Your Visitors Can’t Access Your Joomla Site? Maybe They Use OpenOffice!

Note: This post is advanced and is mainly aimed at system administrators, but any Joomla administrator can still read it and understand the main points as we have simplified it as much as we can.

One of our customers constantly emailed us about people getting randomly blocked from accessing their Joomla website. At first, our response was as simple as manually unblocking the blocked IPs in CSF (ConfigServer Security & Firewall) as we thought it was just something that they mistakenly did on the website that caused them to get blocked. However, the situation became more of an issue when some of these people became blocked on a daily basis (and, in some cases, on an hourly basis). We needed to investigate the issue…

So, we checked the modsec_audit.log file (which is the ModSecurity log file) that is located under the /usr/local/apache/logs folder for one of the blocked IPs and here’s what we saw:

[31/Dec/2017:13:05:01 --0800] WklQ-dEvE6fYw87vIOCzMwAAAVU [offending-ip] 54353 [server-ip] 443
PROPFIND /media/kunena/emoticons/smile.png HTTP/1.1
User-Agent: Apache OpenOffice/4.1.3
Accept-Encoding: gzip
Depth: 0
Content-Type: application/xml
Transfer-Encoding: chunked

<?xml version="1.0" encoding="utf-8"?><propfind xmlns="DAV:"><prop><resourcetype xmlnx="DAV:"/><IsReadOnly xmlnx=""/><getcontenttype xmlnx="DAV:"/><supportedlock xmlnx="DAV:"/><lockdiscovery xmlnx="DAV:"/></prop></propfind>
HTTP/1.1 500 Internal Server Error
Content-Length: 679
Connection: close
Content-Type: text/html; charset=iso-8859-1

Message: Access denied with code 500 (phase 2). Match of "rx ^$" against "REQUEST_HEADERS:Transfer-Encoding" required. [file "/etc/apache2/conf.d/modsec2.liquidweb.conf"] [line "183"] [id "340004"] [rev "1"] [msg "Dis-allowed Transfer Encoding"] [severity "CRITICAL"]
Apache-Error: [file "apache2_util.c"] [line 271] [level 3] [client [offending-ip]] ModSecurity: Access denied with code 500 (phase 2). Match of "rx ^$" against "REQUEST_HEADERS:Transfer-Encoding" required. [file "/etc/apache2/conf.d/modsec2.liquidweb.conf"] [line "183"] [id "340004"] [rev "1"] [msg "Dis-allowed Transfer Encoding"] [severity "CRITICAL"] [hostname ""] [uri "/media/kunena/emoticons/smile.png"] [unique_id "WklQ-dEvE6fYw87vIOCzMwAAAVU"]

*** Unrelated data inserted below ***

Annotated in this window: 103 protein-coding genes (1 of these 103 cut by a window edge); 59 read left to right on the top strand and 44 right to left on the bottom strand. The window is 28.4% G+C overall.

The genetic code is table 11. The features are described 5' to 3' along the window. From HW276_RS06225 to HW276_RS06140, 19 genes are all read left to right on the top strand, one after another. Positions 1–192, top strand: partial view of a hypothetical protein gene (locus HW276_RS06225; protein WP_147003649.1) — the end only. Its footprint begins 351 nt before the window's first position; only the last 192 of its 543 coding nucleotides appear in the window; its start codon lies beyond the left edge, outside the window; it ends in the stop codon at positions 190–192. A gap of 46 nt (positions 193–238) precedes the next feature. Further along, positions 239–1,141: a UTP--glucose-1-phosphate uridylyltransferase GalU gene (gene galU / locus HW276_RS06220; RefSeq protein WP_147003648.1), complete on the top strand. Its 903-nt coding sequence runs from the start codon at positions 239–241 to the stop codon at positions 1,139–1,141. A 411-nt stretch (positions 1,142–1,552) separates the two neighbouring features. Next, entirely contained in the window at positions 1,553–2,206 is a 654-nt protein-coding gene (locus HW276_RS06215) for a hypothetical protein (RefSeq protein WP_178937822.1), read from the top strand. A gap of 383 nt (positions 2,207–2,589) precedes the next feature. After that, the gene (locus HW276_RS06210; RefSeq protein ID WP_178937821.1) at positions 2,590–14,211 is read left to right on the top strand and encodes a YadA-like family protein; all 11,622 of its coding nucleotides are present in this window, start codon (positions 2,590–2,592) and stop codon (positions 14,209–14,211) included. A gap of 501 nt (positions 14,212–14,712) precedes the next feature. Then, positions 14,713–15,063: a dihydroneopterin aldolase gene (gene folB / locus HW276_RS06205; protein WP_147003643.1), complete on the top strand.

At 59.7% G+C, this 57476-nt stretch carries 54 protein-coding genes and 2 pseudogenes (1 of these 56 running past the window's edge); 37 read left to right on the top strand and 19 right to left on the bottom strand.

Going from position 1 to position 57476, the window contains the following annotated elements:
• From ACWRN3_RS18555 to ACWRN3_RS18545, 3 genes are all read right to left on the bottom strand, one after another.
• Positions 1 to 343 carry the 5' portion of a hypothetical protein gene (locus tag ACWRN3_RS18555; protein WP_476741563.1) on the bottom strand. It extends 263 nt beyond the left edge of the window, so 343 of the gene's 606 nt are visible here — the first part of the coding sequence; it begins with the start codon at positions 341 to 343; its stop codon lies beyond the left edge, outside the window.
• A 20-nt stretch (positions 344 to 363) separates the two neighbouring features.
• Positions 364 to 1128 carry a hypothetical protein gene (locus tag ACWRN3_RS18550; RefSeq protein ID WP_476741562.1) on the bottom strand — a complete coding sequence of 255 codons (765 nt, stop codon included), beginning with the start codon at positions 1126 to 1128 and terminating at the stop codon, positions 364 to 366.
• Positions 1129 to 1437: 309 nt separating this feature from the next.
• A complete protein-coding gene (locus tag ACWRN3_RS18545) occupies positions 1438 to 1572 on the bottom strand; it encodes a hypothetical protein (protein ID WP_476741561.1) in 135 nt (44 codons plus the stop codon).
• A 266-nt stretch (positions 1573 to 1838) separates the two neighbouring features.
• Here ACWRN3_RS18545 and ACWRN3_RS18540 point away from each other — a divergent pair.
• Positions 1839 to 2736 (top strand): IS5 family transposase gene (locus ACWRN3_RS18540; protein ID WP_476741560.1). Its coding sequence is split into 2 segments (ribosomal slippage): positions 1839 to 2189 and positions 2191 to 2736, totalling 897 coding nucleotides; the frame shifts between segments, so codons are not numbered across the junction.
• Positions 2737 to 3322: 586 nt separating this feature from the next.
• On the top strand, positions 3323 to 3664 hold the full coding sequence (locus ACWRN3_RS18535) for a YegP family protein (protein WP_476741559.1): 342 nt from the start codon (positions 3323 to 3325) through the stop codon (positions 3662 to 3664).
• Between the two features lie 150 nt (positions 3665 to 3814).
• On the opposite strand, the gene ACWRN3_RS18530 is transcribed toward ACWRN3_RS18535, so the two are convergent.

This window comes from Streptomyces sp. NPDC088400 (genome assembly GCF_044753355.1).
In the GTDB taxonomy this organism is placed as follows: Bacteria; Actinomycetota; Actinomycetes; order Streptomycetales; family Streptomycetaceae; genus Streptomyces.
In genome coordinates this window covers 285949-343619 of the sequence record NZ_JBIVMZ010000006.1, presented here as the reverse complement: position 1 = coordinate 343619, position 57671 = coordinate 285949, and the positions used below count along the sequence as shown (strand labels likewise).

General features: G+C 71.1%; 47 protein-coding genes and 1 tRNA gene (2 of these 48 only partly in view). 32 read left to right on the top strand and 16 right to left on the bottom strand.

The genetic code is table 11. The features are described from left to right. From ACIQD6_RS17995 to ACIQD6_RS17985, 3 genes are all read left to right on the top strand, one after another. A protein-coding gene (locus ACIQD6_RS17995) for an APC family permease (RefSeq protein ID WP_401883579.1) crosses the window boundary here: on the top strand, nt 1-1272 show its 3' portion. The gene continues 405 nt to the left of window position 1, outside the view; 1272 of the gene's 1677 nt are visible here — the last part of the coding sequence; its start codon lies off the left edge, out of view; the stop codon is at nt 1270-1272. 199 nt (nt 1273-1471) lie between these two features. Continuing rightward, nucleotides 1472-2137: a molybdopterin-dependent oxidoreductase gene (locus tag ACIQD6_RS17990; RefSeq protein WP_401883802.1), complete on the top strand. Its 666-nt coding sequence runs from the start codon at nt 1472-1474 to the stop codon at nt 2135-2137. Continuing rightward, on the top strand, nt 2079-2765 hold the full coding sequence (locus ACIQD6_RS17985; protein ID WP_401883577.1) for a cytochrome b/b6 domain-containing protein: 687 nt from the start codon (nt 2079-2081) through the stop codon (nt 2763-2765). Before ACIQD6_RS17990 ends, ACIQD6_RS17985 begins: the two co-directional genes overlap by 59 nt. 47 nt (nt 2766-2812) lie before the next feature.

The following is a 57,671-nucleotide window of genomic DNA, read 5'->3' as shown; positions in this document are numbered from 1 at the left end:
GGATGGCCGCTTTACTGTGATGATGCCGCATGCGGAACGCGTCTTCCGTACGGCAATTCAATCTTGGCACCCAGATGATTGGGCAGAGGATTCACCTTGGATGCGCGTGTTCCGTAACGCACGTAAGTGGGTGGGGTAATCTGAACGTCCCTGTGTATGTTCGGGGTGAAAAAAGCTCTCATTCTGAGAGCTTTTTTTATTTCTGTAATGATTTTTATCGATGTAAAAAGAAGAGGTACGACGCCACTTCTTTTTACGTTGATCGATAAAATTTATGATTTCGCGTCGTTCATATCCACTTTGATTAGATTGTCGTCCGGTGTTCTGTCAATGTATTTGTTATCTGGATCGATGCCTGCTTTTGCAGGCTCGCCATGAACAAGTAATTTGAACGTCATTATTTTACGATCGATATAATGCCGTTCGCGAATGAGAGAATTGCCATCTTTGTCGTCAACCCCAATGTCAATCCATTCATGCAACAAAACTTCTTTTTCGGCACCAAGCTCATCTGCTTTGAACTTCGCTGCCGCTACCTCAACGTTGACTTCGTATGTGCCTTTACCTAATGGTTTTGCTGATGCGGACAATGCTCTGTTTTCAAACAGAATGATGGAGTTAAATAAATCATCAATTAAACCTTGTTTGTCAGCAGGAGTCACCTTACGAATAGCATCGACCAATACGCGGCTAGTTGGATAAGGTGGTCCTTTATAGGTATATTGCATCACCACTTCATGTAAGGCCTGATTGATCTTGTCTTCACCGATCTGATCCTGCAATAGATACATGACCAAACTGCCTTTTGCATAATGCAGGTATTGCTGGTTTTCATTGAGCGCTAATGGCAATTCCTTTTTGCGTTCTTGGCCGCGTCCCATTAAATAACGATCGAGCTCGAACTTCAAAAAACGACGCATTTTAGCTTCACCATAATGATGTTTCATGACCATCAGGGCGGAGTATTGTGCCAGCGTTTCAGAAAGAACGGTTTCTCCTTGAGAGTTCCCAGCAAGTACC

Action: Intercepted (phase 2)
Stopwatch: 1514754301176673 671 (- - -)
Stopwatch2: 1514754301176673 671; combined=117, p1=35, p2=82, p3=0, p4=0, p5=0, sr=12, sw=0, l=0, gc=0
Producer: ModSecurity for Apache/2.9.2 (
Server: Apache
Engine-Mode: "ENABLED"

If you look closely at the first paragraph, you will notice that the whole cycle of events started with a request from OpenOffice to the smile.png emoticon in a Kunena forum. The request was innocent, looked innocent, but it didn’t act as innocent: the Transfer Encoding value sent by OpenOffice was not allowed, and, as such, it was blocked by a custom ModSecurity rule developed by LiquidWeb. Looking at the file modsec2.liquidweb.conf which contained the blocking rule, we found the following:

# Don't accept transfer encodings we know we don't handle
# (and you don't need it anyway)
SecRule HTTP_Transfer-Encoding "!^$" "id:340004,rev:1,severity:2,msg:'Dis-allowed Transfer Encoding'"

The above lines define the rule 340004 which blocks unknown transfer encodings. So, a quick solution to the problem was to remove the above rule (or comment it out with a #) from the modsec2.liquidweb.conf file and then restart Apache, and this is what we did. However, it wasn’t the ideal solution, since that rule was there for a reason, and it was additional protection. Then again, it was happening so often to the members of the site that it threatened the very existence of the business.

But, why did OpenOffice try to load the image?

An analysis to the problem, as well as statements from members, revealed that the problem started with the affected members copying content from the forum and then pasting that content into an OpenOffice document. That content contained emoticons (images), which only had their references copied, and so OpenOffice tried to load them (using the wrong headers) from the remote site in order to display them in the document.

Isn’t there a better solution to the problem than to remove the rule?

Well, yes. The best solution is that OpenOffice sends valid requests (including a valid Transfer Encoding value). Another solution would be to tell members not to copy content from the forum into OpenOffice, and use another tool instead to copy content. Admittedly, both solutions are a bit unrealistic, but we do hope that the people at OpenOffice resolve the problem.

So, the next time, our dear reader, your clients complain about being randomly blocked from accessing your website, think about checking your ModSecurity log; it might be OpenOffice. If you need help uncovering the culprit, then please contact us. We are Joomla security experts, we are based in Montreal, we are hard workers, and our rates are always affordable.

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